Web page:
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8

use gdalwarp as following code: gdalwarp -srcnodata 0 -dstalpha input.tif output.tif -srcnodata value [value...]: Set nodata masking values for input bands (different values can be supplied for each band). If more than one value is supplied all values should be quoted to keep them together as a single operating system argument. Masked values ...


6

You can download the scene boundaries here; http://landsat.usgs.gov/tools_wrs-2_shapefile.php You could use these as they are or generate an "inside" buffer shapefile to ensure that you trim all bad data in all bands. Create a separate file for each scene (use split by attributes tool if there are many images to be processed). Then clip the rasters (CLIP ...


6

Removing the black collar is very easy using ArcMap 10: Select the "blue identify tab". Then select the black background to determine the pixel value (in my case the black background pixel value is set to 0). Right click on your raster layer in the table of contents, select Properties > Symbology. Choose the color display you want. Check the "Display ...


4

I ran into the same issue today, the following worked for me: Create raster mosaic dataset. Make sure to specify your pixel type. In my case, I specified 16 bit unsigned. In the "Add Raster to mosaic dataset" window check the "update overviews" box. Under "Advanced Options" Also from the advanced options, import your coordinate system. Make sure to select ...


4

Calulate statistics on the raster. You need the statistics to be able to apply stretches etc when displaying your new mosaic. The values you see are just the default max and min values possible for the pixel depth of your raster and not the actual range of the data within it. You will get the proper range once you compute statistcs.


4

If you don't mind getting your hands dirty with some Python, you could write a script that uses the GDAL Python bindings to do most of the heavy lifting. The broad steps I'd use are: Load the master raster and extract its colour table as a simple Python list. Load the source raster, and for each entry in its colour table search for a corresponding colour ...


3

The raster analog to WFS is WCS, the Web Coverage Service. The analog to GetFeature would be GetCoverage. The principles of WFS and WCS are the same (serving of raw spatial data), but the implementations are slightly different, as one deals with vectors and one deal with rasters. GeoServer has some documentation on WCS here: ...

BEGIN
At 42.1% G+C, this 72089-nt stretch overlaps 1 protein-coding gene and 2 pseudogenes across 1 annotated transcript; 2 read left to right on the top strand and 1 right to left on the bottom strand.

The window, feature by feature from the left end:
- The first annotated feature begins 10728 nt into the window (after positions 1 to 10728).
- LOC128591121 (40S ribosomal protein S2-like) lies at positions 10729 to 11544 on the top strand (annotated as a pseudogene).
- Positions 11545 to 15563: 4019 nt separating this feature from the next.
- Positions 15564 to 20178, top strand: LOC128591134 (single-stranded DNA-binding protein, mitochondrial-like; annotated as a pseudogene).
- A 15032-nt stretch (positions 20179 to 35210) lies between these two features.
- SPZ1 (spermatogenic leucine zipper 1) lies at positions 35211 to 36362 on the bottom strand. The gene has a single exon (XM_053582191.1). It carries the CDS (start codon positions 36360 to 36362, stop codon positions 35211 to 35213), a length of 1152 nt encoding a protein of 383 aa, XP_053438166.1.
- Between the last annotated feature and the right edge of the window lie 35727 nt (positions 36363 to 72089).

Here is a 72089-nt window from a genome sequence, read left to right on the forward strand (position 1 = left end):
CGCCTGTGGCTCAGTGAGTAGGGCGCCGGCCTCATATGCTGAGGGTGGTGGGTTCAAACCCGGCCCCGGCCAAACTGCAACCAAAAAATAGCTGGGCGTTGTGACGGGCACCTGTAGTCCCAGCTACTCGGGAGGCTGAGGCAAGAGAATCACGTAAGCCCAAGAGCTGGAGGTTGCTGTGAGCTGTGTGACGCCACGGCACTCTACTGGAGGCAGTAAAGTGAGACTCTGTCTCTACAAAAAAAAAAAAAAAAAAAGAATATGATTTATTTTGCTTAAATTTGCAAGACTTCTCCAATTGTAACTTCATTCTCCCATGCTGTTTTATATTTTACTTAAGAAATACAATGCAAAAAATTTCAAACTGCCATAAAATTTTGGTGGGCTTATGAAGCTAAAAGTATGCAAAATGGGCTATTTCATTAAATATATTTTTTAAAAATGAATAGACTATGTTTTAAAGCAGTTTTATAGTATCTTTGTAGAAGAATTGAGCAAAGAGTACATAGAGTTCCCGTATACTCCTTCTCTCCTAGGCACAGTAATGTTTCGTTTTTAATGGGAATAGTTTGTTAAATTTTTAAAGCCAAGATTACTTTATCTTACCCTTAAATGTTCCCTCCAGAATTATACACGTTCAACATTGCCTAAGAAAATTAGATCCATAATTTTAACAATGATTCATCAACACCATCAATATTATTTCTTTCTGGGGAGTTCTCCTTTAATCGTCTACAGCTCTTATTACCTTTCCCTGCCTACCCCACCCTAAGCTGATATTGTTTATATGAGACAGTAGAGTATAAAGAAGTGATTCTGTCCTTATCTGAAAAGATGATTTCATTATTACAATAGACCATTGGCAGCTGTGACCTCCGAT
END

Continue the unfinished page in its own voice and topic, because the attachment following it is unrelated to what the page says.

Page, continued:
3

The manual way to do this is to use the official WRS-2 path/row scene boundaries Download the WRS-2 shape file from USGS’ Path/Row Shapefiles dedicated web-page Select the path/row tile of your interest and use it as a mask to clip border fringes (this might involve rasterising the vector tile) To answer, however, your question directly about an ...


3

You need to understand the difference between an image mosaic and an image pyramid. A mosaic is for stitching together a number of images of the same resolution. A pyramid is a series of increasing resolution tile sets that speed up the display of large images.


3

By default MapProxy uses a TileCache compatible directory layout (zz/xxx/xxx/xxx/yyy/yyy/yyy.format), but you can use directory_layout for switch to TMS compatible directories (zz/xxxx/yyyy.format). I've wrote little python script for stitching tiles from TileCache compatible directories into one big image. PIL library should be installed: import os import ...


2

Thanks for all the help. Here's what I did. Convert both images to points making sure that the output pixels contain the same information as the input raster. Merge both point shapefiles into a single output. Interpolate the points. Clip to desired geometry. Hope this helps. Thank you all especially to Aragon and Raynor.


2

Using ArcCatalog, copy one of the rasters to a folder somewhere. This will be the output raster. Rename the output raster. Then use the mosaic tool to mosaic the second raster to the existing output raster.


2

changing the both raster value range you can check out: Reclassify (Spatial Analyst), here Reclassifies (or changes) the values in a raster. Synchronize Mosaic Dataset (Data Management), here Rebuilds the raster item and updates affected fields in the mosaic dataset using the raster type and options that were used when it was originally ...


2

Thank you very much! I had exactly the same problem. I tried answer #2 and it worked! The key for me was specifying the pixel size in the mosaic (16 bit unsigned), re-importing the coordinate system and specifying thumbnails as well as statistics and pyrmaids. The problem is probably that the 32 bit DEMS are too large.


2

Building on the good advice from Roy, try building a raster mosaic (or raster catalog) directly in your geodatabase. Check out the helpful reference on raster data models. To begin, in Arc catalog right click on your GDB and choose New > Mosaic Dataset... Again, in Arc catalog right click on the newly created mosaic dataset and select "Add Rasters..." ...


2